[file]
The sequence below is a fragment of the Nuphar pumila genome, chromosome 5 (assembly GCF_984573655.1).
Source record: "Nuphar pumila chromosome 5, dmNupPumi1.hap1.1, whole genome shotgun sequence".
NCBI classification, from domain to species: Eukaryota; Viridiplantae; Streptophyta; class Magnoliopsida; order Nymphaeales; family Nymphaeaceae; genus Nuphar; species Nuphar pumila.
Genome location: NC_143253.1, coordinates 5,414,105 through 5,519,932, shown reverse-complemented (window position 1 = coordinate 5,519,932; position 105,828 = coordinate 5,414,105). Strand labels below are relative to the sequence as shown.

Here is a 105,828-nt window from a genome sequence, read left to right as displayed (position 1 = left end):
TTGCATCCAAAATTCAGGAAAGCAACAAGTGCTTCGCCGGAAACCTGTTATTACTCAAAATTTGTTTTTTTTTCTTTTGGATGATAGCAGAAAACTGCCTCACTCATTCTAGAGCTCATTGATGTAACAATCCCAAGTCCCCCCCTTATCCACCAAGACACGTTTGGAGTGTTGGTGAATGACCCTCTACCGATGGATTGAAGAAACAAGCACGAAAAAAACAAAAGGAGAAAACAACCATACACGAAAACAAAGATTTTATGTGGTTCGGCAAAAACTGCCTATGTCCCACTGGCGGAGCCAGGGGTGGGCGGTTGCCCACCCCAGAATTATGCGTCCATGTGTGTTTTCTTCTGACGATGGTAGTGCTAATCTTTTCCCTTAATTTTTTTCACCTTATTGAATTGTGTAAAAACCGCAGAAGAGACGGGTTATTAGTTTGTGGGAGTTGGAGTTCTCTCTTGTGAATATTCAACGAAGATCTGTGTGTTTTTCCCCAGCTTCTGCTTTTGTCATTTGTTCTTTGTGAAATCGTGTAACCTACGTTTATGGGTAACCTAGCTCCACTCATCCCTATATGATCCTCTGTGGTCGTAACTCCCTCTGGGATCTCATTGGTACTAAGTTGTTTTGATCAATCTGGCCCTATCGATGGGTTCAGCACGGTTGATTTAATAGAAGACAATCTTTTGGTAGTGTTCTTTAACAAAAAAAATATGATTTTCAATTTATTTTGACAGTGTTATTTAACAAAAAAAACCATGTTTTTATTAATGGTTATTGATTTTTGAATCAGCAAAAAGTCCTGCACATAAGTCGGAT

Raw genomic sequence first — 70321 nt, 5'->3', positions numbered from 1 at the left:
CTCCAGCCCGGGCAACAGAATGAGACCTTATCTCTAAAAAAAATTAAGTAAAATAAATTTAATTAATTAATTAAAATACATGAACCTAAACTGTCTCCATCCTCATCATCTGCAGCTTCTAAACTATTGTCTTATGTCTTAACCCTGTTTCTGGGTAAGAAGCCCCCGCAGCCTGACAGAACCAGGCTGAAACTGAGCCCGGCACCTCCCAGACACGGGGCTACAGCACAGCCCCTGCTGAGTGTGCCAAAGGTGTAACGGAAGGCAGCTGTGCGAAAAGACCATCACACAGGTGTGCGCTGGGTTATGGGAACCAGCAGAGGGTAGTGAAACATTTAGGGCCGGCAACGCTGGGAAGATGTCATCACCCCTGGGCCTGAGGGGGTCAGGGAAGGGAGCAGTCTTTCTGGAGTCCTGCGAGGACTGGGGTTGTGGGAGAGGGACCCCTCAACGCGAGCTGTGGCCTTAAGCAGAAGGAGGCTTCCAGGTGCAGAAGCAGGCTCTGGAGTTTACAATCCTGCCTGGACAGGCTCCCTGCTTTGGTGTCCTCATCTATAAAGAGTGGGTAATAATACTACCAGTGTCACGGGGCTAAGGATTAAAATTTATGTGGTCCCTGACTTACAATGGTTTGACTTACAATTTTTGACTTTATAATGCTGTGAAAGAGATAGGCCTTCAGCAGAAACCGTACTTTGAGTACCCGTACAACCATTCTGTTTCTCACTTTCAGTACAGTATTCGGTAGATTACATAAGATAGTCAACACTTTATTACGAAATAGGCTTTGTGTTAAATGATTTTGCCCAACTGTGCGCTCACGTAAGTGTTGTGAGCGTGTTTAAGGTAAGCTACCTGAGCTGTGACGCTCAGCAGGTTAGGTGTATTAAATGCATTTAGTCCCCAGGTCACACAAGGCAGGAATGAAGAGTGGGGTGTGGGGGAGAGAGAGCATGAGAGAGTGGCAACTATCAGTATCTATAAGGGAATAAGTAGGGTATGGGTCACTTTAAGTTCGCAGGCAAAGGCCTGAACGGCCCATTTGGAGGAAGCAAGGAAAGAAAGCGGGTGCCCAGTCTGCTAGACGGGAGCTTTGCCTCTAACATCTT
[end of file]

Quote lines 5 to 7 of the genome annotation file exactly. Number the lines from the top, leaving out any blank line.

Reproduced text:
Here is a 105,828-nt window from a genome sequence, read left to right as displayed (position 1 = left end):
TTGCATCCAAAATTCAGGAAAGCAACAAGTGCTTCGCCGGAAACCTGTTATTACTCAAAATTTGTTTTTTTTTCTTTTGGATGATAGCAGAAAACTGCCTCACTCATTCTAGAGCTCATTGATGTAACAATCCCAAGTCCCCCCCTTATCCACCAAGACACGTTTGGAGTGTTGGTGAATGACCCTCTACCGATGGATTGAAGAAACAAGCACGAAAAAAACAAAAGGAGAAAACAACCATACACGAAAACAAAGATTTTATGTGGTTCGGCAAAAACTGCCTATGTCCCACTGGCGGAGCCAGGGGTGGGCGGTTGCCCACCCCAGAATTATGCGTCCATGTGTGTTTTCTTCTGACGATGGTAGTGCTAATCTTTTCCCTTAATTTTTTTCACCTTATTGAATTGTGTAAAAACCGCAGAAGAGACGGGTTATTAGTTTGTGGGAGTTGGAGTTCTCTCTTGTGAATATTCAACGAAGATCTGTGTGTTTTTCCCCAGCTTCTGCTTTTGTCATTTGTTCTTTGTGAAATCGTGTAACCTACGTTTATGGGTAACCTAGCTCCACTCATCCCTATATGATCCTCTGTGGTCGTAACTCCCTCTGGGATCTCATTGGTACTAAGTTGTTTTGATCAATCTGGCCCTATCGATGGGTTCAGCACGGTTGATTTAATAGAAGACAATCTTTTGGTAGTGTTCTTTAACAAAAAAAATATGATTTTCAATTTATTTTGACAGTGTTATTTAACAAAAAAAACCATGTTTTTATTAATGGTTATTGATTTTTGAATCAGCAAAAAGTCCTGCACATAAGTCGGAT

Raw genomic sequence first — 70321 nt, 5'->3', positions numbered from 1 at the left: